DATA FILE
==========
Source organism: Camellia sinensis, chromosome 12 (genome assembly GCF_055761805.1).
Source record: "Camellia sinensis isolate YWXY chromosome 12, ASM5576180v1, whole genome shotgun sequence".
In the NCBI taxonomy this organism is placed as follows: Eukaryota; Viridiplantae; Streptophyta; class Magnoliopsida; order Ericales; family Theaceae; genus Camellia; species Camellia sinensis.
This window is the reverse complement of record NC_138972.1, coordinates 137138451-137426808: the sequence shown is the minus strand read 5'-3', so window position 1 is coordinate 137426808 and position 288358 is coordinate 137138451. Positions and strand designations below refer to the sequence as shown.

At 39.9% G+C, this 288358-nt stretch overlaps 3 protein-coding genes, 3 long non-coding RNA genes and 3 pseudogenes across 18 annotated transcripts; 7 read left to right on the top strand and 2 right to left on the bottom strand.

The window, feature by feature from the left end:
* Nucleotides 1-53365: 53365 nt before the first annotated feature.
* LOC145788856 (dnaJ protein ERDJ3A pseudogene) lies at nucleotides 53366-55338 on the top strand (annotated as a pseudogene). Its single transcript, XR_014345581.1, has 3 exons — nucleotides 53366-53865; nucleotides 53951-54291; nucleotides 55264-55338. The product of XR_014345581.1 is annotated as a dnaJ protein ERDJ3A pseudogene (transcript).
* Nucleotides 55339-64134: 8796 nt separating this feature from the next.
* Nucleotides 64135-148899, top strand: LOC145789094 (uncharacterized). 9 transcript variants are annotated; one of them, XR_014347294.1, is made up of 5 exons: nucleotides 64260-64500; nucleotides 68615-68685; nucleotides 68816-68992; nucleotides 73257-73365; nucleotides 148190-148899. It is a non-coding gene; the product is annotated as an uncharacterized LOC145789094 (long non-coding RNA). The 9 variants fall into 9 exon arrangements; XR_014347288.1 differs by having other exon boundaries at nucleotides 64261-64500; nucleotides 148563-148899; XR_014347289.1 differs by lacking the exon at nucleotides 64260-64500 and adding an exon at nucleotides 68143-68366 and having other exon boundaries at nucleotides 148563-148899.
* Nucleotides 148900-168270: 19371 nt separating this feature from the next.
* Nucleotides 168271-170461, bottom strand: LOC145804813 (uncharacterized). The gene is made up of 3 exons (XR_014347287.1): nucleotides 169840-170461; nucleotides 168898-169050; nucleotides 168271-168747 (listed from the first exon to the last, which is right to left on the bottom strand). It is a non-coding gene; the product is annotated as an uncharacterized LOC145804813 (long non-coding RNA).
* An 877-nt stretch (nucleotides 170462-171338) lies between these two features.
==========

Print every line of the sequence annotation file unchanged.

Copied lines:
Source organism: Camellia sinensis, chromosome 12 (genome assembly GCF_055761805.1).
Source record: "Camellia sinensis isolate YWXY chromosome 12, ASM5576180v1, whole genome shotgun sequence".
In the NCBI taxonomy this organism is placed as follows: Eukaryota; Viridiplantae; Streptophyta; class Magnoliopsida; order Ericales; family Theaceae; genus Camellia; species Camellia sinensis.
This window is the reverse complement of record NC_138972.1, coordinates 137138451-137426808: the sequence shown is the minus strand read 5'-3', so window position 1 is coordinate 137426808 and position 288358 is coordinate 137138451. Positions and strand designations below refer to the sequence as shown.

At 39.9% G+C, this 288358-nt stretch overlaps 3 protein-coding genes, 3 long non-coding RNA genes and 3 pseudogenes across 18 annotated transcripts; 7 read left to right on the top strand and 2 right to left on the bottom strand.

The window, feature by feature from the left end:
* Nucleotides 1-53365: 53365 nt before the first annotated feature.
* LOC145788856 (dnaJ protein ERDJ3A pseudogene) lies at nucleotides 53366-55338 on the top strand (annotated as a pseudogene). Its single transcript, XR_014345581.1, has 3 exons — nucleotides 53366-53865; nucleotides 53951-54291; nucleotides 55264-55338. The product of XR_014345581.1 is annotated as a dnaJ protein ERDJ3A pseudogene (transcript).
* Nucleotides 55339-64134: 8796 nt separating this feature from the next.
* Nucleotides 64135-148899, top strand: LOC145789094 (uncharacterized). 9 transcript variants are annotated; one of them, XR_014347294.1, is made up of 5 exons: nucleotides 64260-64500; nucleotides 68615-68685; nucleotides 68816-68992; nucleotides 73257-73365; nucleotides 148190-148899. It is a non-coding gene; the product is annotated as an uncharacterized LOC145789094 (long non-coding RNA). The 9 variants fall into 9 exon arrangements; XR_014347288.1 differs by having other exon boundaries at nucleotides 64261-64500; nucleotides 148563-148899; XR_014347289.1 differs by lacking the exon at nucleotides 64260-64500 and adding an exon at nucleotides 68143-68366 and having other exon boundaries at nucleotides 148563-148899.
* Nucleotides 148900-168270: 19371 nt separating this feature from the next.
* Nucleotides 168271-170461, bottom strand: LOC145804813 (uncharacterized). The gene is made up of 3 exons (XR_014347287.1): nucleotides 169840-170461; nucleotides 168898-169050; nucleotides 168271-168747 (listed from the first exon to the last, which is right to left on the bottom strand). It is a non-coding gene; the product is annotated as an uncharacterized LOC145804813 (long non-coding RNA).
* An 877-nt stretch (nucleotides 170462-171338) lies between these two features.